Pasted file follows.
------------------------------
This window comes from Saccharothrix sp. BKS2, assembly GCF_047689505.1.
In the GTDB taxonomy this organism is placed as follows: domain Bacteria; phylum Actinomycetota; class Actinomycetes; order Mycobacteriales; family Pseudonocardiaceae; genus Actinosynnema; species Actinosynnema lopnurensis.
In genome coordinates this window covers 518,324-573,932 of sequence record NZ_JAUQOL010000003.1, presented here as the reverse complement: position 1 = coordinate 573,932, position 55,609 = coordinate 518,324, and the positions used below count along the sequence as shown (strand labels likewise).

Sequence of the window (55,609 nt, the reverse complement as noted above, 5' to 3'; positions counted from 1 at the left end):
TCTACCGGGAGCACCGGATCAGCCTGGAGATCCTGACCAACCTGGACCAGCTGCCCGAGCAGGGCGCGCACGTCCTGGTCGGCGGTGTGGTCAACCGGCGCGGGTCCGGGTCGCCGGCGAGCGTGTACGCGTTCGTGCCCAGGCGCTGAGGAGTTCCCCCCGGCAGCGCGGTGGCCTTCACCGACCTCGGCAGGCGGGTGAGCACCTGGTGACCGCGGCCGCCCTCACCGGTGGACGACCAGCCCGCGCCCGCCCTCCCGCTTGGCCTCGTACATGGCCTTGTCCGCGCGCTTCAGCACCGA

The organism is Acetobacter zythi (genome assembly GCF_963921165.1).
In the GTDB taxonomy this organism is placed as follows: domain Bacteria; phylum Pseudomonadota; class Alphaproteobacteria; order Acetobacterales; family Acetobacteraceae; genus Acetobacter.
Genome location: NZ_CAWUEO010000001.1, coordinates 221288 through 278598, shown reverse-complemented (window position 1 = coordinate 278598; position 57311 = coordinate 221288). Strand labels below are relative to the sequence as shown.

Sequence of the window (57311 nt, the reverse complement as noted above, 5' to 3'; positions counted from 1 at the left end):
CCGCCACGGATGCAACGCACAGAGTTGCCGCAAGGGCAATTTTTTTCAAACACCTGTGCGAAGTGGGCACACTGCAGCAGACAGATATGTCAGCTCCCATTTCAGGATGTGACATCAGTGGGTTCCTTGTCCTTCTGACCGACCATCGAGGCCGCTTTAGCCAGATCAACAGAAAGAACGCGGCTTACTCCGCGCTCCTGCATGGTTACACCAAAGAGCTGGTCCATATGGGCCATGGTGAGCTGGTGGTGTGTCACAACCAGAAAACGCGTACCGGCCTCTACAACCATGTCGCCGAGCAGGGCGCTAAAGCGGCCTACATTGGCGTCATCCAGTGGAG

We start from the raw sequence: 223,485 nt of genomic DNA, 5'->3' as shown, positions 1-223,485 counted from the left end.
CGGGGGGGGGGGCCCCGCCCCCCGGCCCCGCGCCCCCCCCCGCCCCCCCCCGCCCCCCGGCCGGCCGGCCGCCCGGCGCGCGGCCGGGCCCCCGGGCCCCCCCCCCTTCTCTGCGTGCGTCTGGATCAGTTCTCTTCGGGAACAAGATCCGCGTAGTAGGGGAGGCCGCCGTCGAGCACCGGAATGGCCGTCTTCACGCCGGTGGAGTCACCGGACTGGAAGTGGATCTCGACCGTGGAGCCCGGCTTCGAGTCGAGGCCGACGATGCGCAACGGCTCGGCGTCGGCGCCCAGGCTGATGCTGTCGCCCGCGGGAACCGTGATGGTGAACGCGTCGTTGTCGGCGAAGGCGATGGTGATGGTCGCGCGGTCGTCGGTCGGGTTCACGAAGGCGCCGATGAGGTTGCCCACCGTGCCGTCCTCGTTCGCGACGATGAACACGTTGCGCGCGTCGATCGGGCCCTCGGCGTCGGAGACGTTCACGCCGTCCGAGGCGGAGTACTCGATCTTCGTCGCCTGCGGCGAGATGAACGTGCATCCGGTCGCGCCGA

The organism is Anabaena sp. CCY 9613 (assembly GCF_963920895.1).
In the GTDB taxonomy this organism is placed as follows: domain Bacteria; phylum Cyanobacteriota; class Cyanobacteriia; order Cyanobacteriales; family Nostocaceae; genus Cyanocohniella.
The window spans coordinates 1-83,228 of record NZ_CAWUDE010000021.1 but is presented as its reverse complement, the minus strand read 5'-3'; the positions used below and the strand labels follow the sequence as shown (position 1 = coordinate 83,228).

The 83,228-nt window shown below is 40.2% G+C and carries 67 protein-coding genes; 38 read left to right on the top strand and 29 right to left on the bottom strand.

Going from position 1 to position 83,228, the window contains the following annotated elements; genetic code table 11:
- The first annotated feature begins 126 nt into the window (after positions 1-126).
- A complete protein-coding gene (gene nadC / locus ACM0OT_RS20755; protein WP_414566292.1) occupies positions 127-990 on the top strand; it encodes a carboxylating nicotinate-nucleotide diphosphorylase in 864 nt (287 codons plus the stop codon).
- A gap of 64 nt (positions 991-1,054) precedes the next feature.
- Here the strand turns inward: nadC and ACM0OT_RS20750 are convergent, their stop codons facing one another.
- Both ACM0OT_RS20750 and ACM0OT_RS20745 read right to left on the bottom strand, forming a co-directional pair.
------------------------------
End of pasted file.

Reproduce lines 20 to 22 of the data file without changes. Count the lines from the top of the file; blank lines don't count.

- A gap of 64 nt (positions 991-1,054) precedes the next feature.
- Here the strand turns inward: nadC and ACM0OT_RS20750 are convergent, their stop codons facing one another.
- Both ACM0OT_RS20750 and ACM0OT_RS20745 read right to left on the bottom strand, forming a co-directional pair.